Now, back to Friederichsen’s point. Too often our seminaries are a kind of “Sunday School 2.0” that fail to maneuver their students to interact critically and practically with pastoral ministry situations. We are seeing a substantial rise in post-seminary ministry failure rates in new graduates over the past decade, and its not because of moral failure. It is often due to burnout, firings, underperformance, expectation issues, among other factors. While not every seminary graduate is going to end up in pastoral ministry (a fairly new concept by the way), for those who do go into pastoral ministry one of the first tasks that must be accomplished is to sort through what was helpful and what was not helpful for application in the local church ministry.

The very real issues at Friederichsen brings up in his post are matters which, as I recall, were rarely addressed in seminary classrooms. They were talked about in my undergraduate instruction. For too many seminarians there is a need to balance this intellectual maturation with practical equipping tools. At this point too many of our seminaries are ill-equipped and ensconced in “church of last century” ministry models to provide a substantive change to the ministry training culture. Another challenge in the seminary model is professors who have never served a day in a church, yet are given opportunities to train and equip future pastors for ministry. While there are certainly individuals and fields where we can make margin for the academic only scholar, I wonder if we are pressing the mark too hard in continuing to elevate and place individuals with no local church experience in the midst of the training and equipping institute for future pastors.

Final thought: In Houston we have radio ad for a local law school that promotes itself by producing “practice ready attorneys.” Perhaps if we can start to get our arms around the realities of ministry and begin developing seminaries that produce “ministry ready pastors” we can see some things begin to change. Seminary is a vital part of training men and women for a lifetime of ministry. I’m looking forward to seeing how this important conversation continues.

25
Jun 2013
POSTED BY Garet
POSTED IN

Education

DISCUSSION No Comments
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The Tension of Reviving or Birthing

There are many tensions that exist in present day church growth and health conversations. One of the more impacting ones is whether we focus on new church starts or church revitalization.

In my home denomination, the Southern Baptist Convention, this tension exists in many of the conversations taking place about long term strategy. Of course, this tension isn’t limited to just Baptists, it includes most churches.

It’s easier to give birth than raise the dead.

This mantra is one which I learned early on in my ministry while interning at the mother church for the college I attended. It reflects an honest, and perhaps a bit ambivalent, assessment of the challenges confronting ministers who go into established churches that have plateaued or are in decline. Southern Baptists have measured that 72% of our churches have plateaued or are in decline. As a result we have a overwhelming majority of churches that are in need of intentional ministry to repurpose and revitalize their ministry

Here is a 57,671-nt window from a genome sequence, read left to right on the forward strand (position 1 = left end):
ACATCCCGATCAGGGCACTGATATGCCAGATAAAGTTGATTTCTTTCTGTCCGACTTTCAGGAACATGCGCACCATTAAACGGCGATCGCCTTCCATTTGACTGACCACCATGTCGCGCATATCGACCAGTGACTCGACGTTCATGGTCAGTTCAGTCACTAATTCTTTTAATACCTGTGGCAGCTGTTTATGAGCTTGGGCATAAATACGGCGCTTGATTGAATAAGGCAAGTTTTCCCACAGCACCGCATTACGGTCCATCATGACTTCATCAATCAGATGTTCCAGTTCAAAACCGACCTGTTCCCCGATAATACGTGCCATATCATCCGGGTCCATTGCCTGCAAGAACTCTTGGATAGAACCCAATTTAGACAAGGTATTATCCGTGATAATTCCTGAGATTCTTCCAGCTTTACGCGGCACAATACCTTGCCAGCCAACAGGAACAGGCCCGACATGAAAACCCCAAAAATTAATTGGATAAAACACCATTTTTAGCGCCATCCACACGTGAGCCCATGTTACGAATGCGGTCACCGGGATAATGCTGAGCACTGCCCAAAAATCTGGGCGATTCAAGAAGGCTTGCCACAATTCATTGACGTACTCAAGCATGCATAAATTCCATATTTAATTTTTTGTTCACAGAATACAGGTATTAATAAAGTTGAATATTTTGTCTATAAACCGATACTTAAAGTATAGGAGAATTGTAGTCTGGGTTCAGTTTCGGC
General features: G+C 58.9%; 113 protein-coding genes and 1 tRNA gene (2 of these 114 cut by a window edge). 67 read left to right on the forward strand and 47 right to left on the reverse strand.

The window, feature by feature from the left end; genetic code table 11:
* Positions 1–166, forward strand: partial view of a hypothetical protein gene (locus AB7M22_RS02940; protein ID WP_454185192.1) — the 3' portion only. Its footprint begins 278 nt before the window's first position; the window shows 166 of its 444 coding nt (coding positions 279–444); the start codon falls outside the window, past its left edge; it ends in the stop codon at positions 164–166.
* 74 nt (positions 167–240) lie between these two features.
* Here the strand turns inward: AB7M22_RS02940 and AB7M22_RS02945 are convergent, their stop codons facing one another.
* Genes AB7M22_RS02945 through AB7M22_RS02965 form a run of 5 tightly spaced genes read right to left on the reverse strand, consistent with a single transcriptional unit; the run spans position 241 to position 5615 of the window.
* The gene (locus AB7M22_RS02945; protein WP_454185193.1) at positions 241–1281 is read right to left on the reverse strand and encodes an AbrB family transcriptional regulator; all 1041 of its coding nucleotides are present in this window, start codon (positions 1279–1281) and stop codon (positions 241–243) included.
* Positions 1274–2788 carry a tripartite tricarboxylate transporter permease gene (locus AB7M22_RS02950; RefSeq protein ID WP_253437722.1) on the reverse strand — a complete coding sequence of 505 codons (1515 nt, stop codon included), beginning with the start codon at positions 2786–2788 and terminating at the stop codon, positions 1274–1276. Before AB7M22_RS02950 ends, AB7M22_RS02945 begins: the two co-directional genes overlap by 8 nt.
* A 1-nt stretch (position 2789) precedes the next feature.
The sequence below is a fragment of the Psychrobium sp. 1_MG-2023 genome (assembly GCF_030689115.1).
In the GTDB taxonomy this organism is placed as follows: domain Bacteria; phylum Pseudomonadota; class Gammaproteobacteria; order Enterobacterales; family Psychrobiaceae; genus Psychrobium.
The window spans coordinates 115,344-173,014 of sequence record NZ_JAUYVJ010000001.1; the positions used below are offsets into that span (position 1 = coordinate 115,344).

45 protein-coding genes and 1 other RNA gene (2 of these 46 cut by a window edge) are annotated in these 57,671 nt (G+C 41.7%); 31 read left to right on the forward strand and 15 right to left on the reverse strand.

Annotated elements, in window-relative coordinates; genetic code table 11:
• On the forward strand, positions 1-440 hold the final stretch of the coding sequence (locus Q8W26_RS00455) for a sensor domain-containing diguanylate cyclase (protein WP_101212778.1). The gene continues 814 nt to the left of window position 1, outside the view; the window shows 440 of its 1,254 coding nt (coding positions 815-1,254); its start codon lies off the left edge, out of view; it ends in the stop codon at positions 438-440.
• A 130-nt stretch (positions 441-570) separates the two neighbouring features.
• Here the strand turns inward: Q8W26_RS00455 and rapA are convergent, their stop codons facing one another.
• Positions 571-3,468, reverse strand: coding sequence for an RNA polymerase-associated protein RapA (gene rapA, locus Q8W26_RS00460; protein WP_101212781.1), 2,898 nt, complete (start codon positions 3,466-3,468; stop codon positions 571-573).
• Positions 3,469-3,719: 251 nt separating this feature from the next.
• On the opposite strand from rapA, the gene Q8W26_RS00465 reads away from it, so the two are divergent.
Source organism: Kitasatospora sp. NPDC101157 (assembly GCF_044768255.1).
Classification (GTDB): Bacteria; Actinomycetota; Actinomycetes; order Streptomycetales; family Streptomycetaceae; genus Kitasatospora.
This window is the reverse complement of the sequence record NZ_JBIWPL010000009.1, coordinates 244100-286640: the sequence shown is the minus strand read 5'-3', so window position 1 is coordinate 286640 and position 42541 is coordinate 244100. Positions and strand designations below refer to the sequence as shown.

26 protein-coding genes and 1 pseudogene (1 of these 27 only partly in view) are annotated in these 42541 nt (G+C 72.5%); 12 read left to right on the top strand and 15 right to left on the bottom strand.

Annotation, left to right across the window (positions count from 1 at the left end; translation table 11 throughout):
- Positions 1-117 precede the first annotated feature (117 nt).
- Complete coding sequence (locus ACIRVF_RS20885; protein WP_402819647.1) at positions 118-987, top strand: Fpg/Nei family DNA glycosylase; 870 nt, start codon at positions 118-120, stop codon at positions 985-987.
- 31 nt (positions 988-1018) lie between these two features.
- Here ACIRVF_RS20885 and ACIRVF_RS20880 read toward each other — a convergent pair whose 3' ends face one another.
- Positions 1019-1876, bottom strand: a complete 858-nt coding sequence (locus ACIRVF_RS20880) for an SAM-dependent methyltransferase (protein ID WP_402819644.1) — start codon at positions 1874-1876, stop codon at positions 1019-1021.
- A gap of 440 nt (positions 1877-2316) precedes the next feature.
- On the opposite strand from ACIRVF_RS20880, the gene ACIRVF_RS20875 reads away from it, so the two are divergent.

As a result, we have heard a continued emphasis about church planting that has led many of my peers to go out and start new churches. This has had mixed results, depending on who you talk to, but overall I believe it is has tremendous Kingdom value.

However, for many of our largest and focal churches across the US, they have moved away from either church revitalization and planting. They are favoring the expansion of their ministries through multi-site church campuses.

So a new tension is introduced into the conversation, it isn’t just reviving or giving birth, but also multiplication. These large churches (for a host of reasons) continue to grow at significant rates while medium and smaller churches are seeing decline. If a measure of ministry successfulness is found in numerical growth (I don’t think this is either a principal or sole measure) than these multi-site churches are perhaps the most “successful” churches in the land. Yet their approach to church strategic growth is to perpetuate their own existence by expanding their influence through new campuses. For many small and medium sized churches, it is having the same effect as what happens to small business when Wal-Mart coming to town.

So, is their resolution to this issue? Not immediately. However, if we consider that these existing churches (the 72%) still have worth if we become intentional about sending new ministers into their midst there might indeed be a wave new growth that continues to provoke change in our communities and culture. Far too often the conversation has moved to the church planting and multi-site options as having the better answers.